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Questions for IT

Most government records are created in electronic formats. Electronic records, like records in other formats, must be managed throughout their lifecycle to ensure they can be accessed and used for their legal retention period. 

Accomplishing this requires knowing the records involved and their requirements, and understanding the technology used to support those records. This may involve coordination between the Records Management Officer (RMO) and Information Technology (IT) staff. Related discussions must address a variety of questions about electronic formats, systems, hardware, and storage media, among other things.  

Image. Man working at computer

Information technology staff should be involved early in any electronic records planning and particularly when you are inventorying electronic records, conducting a needs assessment, or drawing up a list of specifications to design or purchase a new system for records. 

Electronic Records Inventory 

Electronic records inventories collect information on the records and the systems that contain them. During an inventory an IT professional who is a member of an in-house information technology unit or a vendor can help answer technology questions like these: 

What are the records file type and format?  

Examples may include word-processed files (.docx, PDF/As), databases (.accdb), spreadsheets (.xlsx), geographic information system (GIS), computer-aided design (CAD), email, etc. File type and format must be known to plan preservation and normalization needs. For example, to determine whether permanent records can be preserved in their native format or another format must be used for the preservation copy. 

Are passwords, encryption, or compression applied to records in the system?   

A description of the type of password protection and a list of any known passwords should be documented to ensure access to the records. The type of encryption must be known and a list of any known keys to decrypt the files, as well as the type of compression and the means to decompress the files, to ensure access and prevent data loss or accessibility issues. 

What is the quantity and estimated growth of the records in the system?  

Collecting this data will help plan storage and migration needs.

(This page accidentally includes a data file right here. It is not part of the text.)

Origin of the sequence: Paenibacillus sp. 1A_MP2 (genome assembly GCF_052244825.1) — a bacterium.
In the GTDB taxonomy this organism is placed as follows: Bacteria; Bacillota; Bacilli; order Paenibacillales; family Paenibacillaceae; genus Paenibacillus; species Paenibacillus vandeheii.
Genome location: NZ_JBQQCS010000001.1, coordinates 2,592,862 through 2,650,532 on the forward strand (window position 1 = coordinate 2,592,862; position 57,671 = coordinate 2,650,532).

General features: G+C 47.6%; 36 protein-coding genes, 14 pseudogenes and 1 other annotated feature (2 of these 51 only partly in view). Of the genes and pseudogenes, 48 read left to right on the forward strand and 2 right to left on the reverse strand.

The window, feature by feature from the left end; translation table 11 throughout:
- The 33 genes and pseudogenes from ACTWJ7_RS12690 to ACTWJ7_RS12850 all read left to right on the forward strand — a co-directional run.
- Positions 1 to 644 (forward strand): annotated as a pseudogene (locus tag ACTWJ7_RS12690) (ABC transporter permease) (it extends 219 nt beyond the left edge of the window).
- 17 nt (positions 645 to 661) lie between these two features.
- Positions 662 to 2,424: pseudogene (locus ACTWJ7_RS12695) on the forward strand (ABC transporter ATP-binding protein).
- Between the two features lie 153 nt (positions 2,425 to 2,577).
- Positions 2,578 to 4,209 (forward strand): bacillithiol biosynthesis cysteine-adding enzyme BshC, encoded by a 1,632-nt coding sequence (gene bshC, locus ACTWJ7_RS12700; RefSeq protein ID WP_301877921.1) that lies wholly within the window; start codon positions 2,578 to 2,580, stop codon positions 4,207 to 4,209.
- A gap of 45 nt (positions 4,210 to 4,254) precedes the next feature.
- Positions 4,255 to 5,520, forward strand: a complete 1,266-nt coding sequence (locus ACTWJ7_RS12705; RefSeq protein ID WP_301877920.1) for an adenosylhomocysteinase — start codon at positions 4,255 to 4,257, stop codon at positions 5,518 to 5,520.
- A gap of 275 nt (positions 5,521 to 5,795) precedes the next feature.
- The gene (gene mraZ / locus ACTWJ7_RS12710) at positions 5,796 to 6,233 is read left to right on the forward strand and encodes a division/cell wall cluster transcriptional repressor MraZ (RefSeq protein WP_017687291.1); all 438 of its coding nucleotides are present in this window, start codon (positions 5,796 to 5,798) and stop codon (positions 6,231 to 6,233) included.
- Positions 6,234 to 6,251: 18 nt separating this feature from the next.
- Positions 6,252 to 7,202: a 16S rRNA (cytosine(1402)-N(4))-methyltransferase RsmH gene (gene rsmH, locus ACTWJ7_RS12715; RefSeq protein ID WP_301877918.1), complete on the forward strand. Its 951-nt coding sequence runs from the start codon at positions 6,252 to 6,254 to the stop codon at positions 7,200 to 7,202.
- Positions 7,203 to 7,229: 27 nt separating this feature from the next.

What hardware is required to retrieve or process the electronic records system, including its capacity and age?  

The purpose of collecting data on hardware is to plan for hardware upgrades and data migration as needed and to ensure the electronic records are accessible for their full retention periods. 

What software program is used and is it open or proprietary? If the latter, what is the name of the vendor that supports the software? 

This must be known to plan for software upgrades, software migration, and data migration as needed to ensure access to the records for their full retention periods. 

What type or types of storage media are used (magnetic tapes, optical discs, or other) and what is the storage density of the media in terms of gigabytes? Also, what records in the system are online, nearline or offline? 

The information on media is needed to plan for the refreshing of media, copying data, without changing it, from old to new media before the media degrades or goes obsolete. 

Is the system regularly backed up? What is the frequency of backups, media used, and other backup procedures?

Details about backups are necessary to ensure vital records protection. For example, to determine whether the system is backed up often enough or backups are located too close to the system itself.  

Is there any documentation or knowledge on past system migration, upgrades, or other maintenance? 

Background on migration can help ensure ongoing access to and use of records and help schedule migration at a frequency that ensures access but minimizes data loss. 

Is there any information documenting the system that supports the creation, maintenance, or use of the electronic records or the records system itself, such as indexes, data entry manuals, and data dictionaries?   

System documentation can ensure consistent creation of, access to, and full use of records for at least as long as their retention periods.